Act 1: When the oak fell it was loud, really loud. Our conversation amidst the chard, Farmer Johnny and I, came to an immediate stop.

Oak trees suck up water in wet years. Lots of water. And if you give it a little thought, you realize that water is heavy. I notice how heavy water is every summer as I put 100 ounces in my Camelbak before a midday mountain bike ride. It’s like adding four pounds and five years to my legs.

The oak version of a Camelbak must add hundreds, thousands or quite possibly gazillions of pounds to the weight of the tree. And if the mighty oak is in a position to soak up tons of water, the ground must be saturated. Aristotle’s abc’s. Logic and Wetoric. Strong winds, soggy ground and top heavy trees are a recipe for change.

Act 2: It came to me during a guided meditation with a yogi that it might be useful to view our superego as a cartoon character. Our superego is the yapping pocket dog in our head that tells us the myriad of ways it judges us insufficient. It uses words like always, never, can’t, won’t. It’s probably most like Eyore, if Eyore did crack. It’s goal is to keep us mired in the mud in our lives.

The suggestion I made to the student was to try assigning the visage and voice of his chosen cartoonista to his ever vigilant ego villain. My sense was that if we are able to distance ourselves from this voice and begin to associate it with something unreal, fictitious and laughable we would begin to see how it roots us in the habits, beliefs and actions of our nitrogen depleted soul. We would be able to see it as the major impediment to our forward progress and happiness.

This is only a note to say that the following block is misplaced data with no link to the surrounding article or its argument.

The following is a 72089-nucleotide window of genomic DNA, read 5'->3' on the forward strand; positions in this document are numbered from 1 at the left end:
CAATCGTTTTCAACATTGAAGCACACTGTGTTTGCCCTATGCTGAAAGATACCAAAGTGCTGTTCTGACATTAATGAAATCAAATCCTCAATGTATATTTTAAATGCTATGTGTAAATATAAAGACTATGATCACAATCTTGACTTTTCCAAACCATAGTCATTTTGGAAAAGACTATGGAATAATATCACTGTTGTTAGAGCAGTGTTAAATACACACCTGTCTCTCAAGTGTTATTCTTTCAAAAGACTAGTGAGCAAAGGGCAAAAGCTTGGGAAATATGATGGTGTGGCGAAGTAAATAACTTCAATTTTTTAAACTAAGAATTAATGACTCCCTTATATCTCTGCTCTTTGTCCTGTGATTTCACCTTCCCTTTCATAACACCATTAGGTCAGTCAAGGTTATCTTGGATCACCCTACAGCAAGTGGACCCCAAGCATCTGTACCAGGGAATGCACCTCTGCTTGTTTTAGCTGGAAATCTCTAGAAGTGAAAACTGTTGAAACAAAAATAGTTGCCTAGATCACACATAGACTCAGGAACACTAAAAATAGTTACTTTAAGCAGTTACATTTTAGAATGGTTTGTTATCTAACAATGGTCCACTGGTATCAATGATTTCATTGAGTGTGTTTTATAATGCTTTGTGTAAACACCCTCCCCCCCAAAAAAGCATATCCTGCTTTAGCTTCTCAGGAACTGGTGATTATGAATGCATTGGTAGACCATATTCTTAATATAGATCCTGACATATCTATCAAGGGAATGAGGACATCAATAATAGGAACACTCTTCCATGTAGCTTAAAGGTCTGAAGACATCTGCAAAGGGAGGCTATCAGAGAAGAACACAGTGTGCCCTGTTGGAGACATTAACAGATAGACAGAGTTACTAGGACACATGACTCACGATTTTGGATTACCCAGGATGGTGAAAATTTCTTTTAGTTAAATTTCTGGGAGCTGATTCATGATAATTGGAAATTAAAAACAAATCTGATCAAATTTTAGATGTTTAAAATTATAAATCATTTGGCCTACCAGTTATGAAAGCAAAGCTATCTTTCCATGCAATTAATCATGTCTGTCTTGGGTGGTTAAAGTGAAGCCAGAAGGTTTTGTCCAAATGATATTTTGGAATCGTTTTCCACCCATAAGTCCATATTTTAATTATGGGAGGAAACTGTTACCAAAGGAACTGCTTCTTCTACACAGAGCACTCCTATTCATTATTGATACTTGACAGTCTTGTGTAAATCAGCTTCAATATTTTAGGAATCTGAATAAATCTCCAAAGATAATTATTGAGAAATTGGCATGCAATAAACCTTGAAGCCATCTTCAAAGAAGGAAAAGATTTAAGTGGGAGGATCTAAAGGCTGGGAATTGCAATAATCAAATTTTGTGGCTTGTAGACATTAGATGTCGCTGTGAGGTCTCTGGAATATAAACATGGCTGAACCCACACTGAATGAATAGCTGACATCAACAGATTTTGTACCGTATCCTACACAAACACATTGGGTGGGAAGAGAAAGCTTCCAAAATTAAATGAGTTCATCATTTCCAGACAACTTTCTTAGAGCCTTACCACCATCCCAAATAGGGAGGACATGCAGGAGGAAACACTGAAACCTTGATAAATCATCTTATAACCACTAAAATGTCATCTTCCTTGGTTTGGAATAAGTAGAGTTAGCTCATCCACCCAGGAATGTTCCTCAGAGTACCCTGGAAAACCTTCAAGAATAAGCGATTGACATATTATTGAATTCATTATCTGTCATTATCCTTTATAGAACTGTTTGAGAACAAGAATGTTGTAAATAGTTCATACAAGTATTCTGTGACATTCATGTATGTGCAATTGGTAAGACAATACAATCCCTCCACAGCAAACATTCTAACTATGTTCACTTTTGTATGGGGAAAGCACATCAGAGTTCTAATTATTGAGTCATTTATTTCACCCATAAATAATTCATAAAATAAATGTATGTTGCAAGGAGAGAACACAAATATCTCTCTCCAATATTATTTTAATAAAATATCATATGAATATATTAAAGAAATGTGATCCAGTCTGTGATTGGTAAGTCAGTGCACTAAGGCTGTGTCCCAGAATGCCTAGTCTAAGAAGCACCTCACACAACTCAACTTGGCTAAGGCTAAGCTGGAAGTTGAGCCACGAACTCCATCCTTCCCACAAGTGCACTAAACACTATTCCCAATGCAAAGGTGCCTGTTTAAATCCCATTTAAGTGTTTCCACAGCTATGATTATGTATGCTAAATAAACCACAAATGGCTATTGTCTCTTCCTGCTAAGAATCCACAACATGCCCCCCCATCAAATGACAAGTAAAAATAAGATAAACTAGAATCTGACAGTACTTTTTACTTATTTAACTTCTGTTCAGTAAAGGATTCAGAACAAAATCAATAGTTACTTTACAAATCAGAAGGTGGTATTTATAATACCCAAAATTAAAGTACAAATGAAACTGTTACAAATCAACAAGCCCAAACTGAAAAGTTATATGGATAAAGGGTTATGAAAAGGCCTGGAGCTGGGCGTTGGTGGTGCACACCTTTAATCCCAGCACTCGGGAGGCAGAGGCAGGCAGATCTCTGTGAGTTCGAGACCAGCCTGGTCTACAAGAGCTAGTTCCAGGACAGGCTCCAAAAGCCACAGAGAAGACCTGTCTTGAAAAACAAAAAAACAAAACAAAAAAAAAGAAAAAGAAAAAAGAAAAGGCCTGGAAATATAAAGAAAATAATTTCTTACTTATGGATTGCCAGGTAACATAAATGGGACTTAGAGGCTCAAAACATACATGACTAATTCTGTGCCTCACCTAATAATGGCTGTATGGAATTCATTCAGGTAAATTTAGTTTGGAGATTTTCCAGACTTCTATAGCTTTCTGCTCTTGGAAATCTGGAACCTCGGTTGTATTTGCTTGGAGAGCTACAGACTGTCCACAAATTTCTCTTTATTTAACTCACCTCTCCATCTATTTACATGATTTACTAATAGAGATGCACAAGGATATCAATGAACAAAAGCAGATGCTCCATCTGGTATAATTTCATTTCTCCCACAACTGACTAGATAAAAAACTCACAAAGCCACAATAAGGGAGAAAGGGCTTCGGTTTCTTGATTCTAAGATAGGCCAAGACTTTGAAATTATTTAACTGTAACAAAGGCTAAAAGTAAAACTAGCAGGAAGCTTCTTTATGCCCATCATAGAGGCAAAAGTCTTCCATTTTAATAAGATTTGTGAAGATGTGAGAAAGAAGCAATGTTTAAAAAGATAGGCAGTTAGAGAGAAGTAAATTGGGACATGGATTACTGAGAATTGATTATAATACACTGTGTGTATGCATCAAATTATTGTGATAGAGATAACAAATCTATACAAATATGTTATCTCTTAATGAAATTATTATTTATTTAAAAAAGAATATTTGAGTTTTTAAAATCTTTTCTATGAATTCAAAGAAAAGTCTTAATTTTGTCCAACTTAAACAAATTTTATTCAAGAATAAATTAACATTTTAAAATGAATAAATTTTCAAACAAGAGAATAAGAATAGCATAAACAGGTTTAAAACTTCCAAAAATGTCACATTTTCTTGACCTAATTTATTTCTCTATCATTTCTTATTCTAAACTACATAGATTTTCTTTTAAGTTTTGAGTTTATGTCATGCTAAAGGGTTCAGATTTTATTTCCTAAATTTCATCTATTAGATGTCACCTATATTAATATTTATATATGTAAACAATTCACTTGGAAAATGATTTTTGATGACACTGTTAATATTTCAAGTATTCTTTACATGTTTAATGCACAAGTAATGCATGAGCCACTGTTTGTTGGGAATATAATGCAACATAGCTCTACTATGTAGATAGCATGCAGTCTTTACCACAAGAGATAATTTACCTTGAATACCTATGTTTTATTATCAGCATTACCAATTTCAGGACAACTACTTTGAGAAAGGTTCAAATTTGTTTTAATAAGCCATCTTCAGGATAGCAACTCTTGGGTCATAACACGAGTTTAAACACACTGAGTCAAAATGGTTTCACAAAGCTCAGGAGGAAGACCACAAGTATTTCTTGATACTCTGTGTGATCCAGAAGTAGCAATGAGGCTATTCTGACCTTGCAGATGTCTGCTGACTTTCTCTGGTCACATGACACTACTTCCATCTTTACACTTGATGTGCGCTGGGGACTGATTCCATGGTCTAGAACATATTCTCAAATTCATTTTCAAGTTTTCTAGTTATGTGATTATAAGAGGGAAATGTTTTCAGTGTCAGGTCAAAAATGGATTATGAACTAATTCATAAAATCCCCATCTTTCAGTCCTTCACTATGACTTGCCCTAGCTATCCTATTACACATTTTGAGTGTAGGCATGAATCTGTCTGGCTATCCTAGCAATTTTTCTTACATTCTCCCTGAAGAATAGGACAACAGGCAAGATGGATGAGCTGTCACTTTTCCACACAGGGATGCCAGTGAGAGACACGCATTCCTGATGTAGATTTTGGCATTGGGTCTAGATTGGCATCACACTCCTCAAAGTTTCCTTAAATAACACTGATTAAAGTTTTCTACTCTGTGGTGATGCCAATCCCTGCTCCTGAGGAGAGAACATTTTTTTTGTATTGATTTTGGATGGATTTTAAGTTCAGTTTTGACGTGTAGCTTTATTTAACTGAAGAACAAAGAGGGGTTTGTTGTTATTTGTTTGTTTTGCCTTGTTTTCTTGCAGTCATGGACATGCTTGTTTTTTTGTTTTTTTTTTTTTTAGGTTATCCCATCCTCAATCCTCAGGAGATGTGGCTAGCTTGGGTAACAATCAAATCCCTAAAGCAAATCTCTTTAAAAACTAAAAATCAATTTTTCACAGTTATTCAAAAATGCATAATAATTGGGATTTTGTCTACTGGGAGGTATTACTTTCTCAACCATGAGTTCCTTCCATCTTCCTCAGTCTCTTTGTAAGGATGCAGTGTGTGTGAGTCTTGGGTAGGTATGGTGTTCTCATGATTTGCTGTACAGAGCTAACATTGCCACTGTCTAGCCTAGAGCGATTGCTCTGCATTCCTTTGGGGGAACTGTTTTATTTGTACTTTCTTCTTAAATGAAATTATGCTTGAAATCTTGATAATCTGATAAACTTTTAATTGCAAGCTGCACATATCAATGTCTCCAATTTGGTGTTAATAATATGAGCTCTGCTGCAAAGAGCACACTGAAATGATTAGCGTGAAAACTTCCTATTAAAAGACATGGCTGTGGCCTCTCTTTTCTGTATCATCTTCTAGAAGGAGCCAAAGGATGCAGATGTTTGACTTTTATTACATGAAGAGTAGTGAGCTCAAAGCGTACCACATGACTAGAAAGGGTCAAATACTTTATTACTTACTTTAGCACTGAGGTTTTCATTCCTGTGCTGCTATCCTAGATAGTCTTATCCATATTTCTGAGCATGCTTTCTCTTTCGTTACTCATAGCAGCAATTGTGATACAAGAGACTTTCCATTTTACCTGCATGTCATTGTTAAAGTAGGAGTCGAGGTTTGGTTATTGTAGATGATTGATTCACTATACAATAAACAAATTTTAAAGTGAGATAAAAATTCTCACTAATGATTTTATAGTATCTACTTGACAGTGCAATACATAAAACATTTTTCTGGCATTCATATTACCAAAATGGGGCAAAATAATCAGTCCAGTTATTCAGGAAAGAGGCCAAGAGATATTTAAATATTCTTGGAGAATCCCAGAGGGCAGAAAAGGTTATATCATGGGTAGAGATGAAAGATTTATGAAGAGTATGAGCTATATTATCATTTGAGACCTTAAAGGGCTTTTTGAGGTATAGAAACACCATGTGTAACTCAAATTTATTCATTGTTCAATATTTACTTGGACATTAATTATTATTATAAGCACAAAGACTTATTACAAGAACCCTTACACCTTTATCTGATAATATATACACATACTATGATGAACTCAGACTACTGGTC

I tried it. I added “Suffering Succotash” to all of the nonsensical ramblings in the cartoon of my thinking mind. It works. “You’re an idiot” has less intensity and impact coming from Yosemite Sam. And it is much easier to dismiss something negative from a buffoon in a cartoon. The typically deflating “You’ll never”s” seemed more a challenge than an indictment.

Brahmancarya, one of the yogic Yama’s, is, in my definition, moderation. Some agree with me, like Rolf Gates. Others, Paramahansa Yogananda comes to mind, see it as sexual abstinence. Go Rolf!

Artha in yoga terms is one of the four aims of life. It is balance. If the oak had Artha it probably would have still been rooted in terra firma. If it had the strength of moderation, the flexibility to see the possibility of future rain and fluidity to take appropriate action, in this case non-action. It would be alive and well, balanced root to leaf.

I wonder at the oak’s ego. Was it directing it to oversuck? Was it’s superego telling it there would never be enough water, it might never rain again and it better ingest everything it could “RIGHT THIS MINUTE”? Did it believe it could only be safe if it was sodden?

My superego needs Brahmancarya and Artha. I need to moderate and balance my yapping pocket dog and my thirsty oak with the sense to know when enough is enough and when ‘never enough’ is way too much.

What I’m noticing is that as I am able to view my reactions dispassionately they become Sunday morning cartoonish. And I am realizing more and more quickly that I can change the channel.

That’s my yoga for today.

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